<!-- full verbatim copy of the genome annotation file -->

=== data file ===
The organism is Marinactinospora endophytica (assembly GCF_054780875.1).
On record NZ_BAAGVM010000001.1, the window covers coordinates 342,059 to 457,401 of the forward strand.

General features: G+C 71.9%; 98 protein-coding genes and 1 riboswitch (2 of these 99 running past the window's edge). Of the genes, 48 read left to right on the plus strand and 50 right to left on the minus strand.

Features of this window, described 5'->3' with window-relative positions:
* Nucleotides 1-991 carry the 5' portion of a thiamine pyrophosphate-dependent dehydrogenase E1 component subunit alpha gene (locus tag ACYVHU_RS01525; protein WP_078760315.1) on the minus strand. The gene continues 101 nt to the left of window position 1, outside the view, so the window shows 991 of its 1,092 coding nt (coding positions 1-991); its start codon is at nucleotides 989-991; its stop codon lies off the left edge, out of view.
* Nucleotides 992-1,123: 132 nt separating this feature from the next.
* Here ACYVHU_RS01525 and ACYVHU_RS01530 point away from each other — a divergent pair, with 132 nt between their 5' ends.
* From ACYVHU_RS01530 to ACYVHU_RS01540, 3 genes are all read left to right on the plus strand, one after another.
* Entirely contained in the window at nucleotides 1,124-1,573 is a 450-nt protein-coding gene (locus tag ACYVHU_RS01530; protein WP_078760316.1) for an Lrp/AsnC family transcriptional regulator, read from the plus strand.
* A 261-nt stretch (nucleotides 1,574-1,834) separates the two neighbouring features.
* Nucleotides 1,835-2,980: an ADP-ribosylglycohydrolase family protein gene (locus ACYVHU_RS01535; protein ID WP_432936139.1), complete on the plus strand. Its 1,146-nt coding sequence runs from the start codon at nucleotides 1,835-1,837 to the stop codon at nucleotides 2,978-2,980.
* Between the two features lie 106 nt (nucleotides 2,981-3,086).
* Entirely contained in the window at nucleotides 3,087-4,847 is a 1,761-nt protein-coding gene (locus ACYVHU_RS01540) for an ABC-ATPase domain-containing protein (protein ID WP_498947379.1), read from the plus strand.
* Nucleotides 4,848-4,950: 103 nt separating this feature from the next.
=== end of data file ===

The organism is Marinactinospora endophytica (assembly GCF_054780875.1).
On record NZ_BAAGVM010000001.1, the window covers coordinates 342,059 to 457,401 of the forward strand.

General features: G+C 71.9%; 98 protein-coding genes and 1 riboswitch (2 of these 99 running past the window's edge). Of the genes, 48 read left to right on the plus strand and 50 right to left on the minus strand.

Features of this window, described 5'->3' with window-relative positions:
* Nucleotides 1-991 carry the 5' portion of a thiamine pyrophosphate-dependent dehydrogenase E1 component subunit alpha gene (locus tag ACYVHU_RS01525; protein WP_078760315.1) on the minus strand. The gene continues 101 nt to the left of window position 1, outside the view, so the window shows 991 of its 1,092 coding nt (coding positions 1-991); its start codon is at nucleotides 989-991; its stop codon lies off the left edge, out of view.
* Nucleotides 992-1,123: 132 nt separating this feature from the next.
* Here ACYVHU_RS01525 and ACYVHU_RS01530 point away from each other — a divergent pair, with 132 nt between their 5' ends.
* From ACYVHU_RS01530 to ACYVHU_RS01540, 3 genes are all read left to right on the plus strand, one after another.
* Entirely contained in the window at nucleotides 1,124-1,573 is a 450-nt protein-coding gene (locus tag ACYVHU_RS01530; protein WP_078760316.1) for an Lrp/AsnC family transcriptional regulator, read from the plus strand.
* A 261-nt stretch (nucleotides 1,574-1,834) separates the two neighbouring features.
* Nucleotides 1,835-2,980: an ADP-ribosylglycohydrolase family protein gene (locus ACYVHU_RS01535; protein ID WP_432936139.1), complete on the plus strand. Its 1,146-nt coding sequence runs from the start codon at nucleotides 1,835-1,837 to the stop codon at nucleotides 2,978-2,980.
* Between the two features lie 106 nt (nucleotides 2,981-3,086).
* Entirely contained in the window at nucleotides 3,087-4,847 is a 1,761-nt protein-coding gene (locus ACYVHU_RS01540) for an ABC-ATPase domain-containing protein (protein ID WP_498947379.1), read from the plus strand.
* Nucleotides 4,848-4,950: 103 nt separating this feature from the next.